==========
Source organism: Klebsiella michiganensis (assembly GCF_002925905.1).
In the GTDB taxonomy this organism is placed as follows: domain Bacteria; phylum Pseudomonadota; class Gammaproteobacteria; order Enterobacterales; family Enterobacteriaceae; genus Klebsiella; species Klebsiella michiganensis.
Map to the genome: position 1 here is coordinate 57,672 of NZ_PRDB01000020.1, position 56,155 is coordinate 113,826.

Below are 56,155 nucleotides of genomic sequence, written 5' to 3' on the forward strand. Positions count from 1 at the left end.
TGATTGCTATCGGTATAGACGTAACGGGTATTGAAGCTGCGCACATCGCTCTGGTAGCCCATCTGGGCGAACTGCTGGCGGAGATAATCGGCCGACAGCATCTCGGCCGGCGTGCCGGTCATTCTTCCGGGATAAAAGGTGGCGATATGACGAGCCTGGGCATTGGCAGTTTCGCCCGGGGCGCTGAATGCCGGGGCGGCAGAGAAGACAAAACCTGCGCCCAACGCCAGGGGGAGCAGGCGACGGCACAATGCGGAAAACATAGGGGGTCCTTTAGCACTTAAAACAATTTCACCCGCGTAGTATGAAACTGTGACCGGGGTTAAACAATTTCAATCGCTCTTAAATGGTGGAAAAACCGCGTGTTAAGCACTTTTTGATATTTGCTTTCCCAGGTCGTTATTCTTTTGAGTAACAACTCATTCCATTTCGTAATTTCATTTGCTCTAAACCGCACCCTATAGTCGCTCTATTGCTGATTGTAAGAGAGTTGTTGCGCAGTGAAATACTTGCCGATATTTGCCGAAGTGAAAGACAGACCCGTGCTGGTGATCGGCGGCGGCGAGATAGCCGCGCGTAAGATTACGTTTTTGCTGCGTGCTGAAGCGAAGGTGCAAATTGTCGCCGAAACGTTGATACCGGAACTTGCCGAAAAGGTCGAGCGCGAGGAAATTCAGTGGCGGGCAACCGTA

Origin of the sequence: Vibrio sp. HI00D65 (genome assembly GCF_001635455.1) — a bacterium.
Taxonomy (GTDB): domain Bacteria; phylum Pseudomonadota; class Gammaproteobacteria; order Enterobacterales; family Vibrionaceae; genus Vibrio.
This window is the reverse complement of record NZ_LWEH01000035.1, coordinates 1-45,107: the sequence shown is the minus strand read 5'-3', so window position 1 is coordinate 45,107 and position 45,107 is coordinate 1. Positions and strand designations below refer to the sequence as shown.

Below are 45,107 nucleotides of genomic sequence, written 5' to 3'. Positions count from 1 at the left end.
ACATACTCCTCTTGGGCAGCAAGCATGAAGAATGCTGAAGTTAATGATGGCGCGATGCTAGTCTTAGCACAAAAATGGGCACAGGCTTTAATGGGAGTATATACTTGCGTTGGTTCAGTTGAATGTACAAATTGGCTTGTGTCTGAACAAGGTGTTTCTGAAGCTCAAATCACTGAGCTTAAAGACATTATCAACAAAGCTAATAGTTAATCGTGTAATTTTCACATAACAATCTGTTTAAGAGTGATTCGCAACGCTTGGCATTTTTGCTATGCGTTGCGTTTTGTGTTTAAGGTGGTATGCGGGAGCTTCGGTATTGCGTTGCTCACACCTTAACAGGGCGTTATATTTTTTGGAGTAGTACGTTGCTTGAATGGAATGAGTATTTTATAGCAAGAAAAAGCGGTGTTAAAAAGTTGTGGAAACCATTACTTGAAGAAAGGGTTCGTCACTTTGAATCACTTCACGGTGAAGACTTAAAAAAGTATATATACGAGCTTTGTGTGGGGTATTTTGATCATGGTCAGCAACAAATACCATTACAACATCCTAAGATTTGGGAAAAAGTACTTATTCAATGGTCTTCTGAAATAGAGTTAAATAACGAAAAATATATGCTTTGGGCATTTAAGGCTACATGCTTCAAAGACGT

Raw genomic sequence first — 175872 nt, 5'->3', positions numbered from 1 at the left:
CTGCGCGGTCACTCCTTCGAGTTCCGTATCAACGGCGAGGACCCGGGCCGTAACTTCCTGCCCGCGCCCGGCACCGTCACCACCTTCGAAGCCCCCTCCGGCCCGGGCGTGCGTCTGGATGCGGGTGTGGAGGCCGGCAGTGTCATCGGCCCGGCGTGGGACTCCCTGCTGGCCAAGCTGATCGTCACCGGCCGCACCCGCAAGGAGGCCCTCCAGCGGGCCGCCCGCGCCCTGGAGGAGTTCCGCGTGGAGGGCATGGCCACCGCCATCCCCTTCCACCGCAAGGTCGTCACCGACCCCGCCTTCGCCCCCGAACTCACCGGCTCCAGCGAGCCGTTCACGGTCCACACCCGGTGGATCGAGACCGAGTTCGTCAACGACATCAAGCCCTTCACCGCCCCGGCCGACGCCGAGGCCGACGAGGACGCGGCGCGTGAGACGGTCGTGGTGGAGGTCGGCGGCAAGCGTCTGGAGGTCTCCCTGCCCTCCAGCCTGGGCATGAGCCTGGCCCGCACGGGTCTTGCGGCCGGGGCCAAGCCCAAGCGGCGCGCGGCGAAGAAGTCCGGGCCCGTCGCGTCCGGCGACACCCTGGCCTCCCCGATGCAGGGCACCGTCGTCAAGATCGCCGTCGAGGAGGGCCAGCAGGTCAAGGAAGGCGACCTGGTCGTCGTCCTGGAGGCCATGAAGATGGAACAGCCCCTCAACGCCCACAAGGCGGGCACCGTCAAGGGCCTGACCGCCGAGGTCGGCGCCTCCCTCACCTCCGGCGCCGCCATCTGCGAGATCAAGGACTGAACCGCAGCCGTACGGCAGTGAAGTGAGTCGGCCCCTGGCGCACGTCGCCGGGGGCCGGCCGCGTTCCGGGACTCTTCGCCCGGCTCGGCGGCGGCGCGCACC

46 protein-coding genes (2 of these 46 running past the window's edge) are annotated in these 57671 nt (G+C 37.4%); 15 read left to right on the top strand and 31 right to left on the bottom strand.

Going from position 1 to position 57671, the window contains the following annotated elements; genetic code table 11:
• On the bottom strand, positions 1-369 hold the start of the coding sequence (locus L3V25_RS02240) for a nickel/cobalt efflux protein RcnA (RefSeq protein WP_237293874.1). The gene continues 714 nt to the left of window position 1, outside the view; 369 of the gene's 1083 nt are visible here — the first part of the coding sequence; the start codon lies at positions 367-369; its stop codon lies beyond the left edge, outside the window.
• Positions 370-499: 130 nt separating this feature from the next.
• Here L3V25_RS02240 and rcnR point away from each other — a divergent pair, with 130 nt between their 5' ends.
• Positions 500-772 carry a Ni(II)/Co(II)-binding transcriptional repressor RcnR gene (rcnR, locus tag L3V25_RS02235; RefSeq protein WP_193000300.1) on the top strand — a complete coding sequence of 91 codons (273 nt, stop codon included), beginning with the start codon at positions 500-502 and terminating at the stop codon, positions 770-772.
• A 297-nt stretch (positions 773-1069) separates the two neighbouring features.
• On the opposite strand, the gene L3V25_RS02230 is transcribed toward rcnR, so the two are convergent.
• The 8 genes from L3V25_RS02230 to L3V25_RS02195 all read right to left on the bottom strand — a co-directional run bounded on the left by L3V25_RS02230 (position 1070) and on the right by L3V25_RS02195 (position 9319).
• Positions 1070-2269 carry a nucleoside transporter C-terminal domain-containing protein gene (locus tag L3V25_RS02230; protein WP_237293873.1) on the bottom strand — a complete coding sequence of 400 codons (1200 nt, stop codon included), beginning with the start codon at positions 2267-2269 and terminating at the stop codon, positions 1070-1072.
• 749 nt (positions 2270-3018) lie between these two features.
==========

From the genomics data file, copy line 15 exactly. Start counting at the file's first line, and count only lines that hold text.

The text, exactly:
• On the bottom strand, positions 1-369 hold the start of the coding sequence (locus L3V25_RS02240) for a nickel/cobalt efflux protein RcnA (RefSeq protein WP_237293874.1). The gene continues 714 nt to the left of window position 1, outside the view; 369 of the gene's 1083 nt are visible here — the first part of the coding sequence; the start codon lies at positions 367-369; its stop codon lies beyond the left edge, outside the window.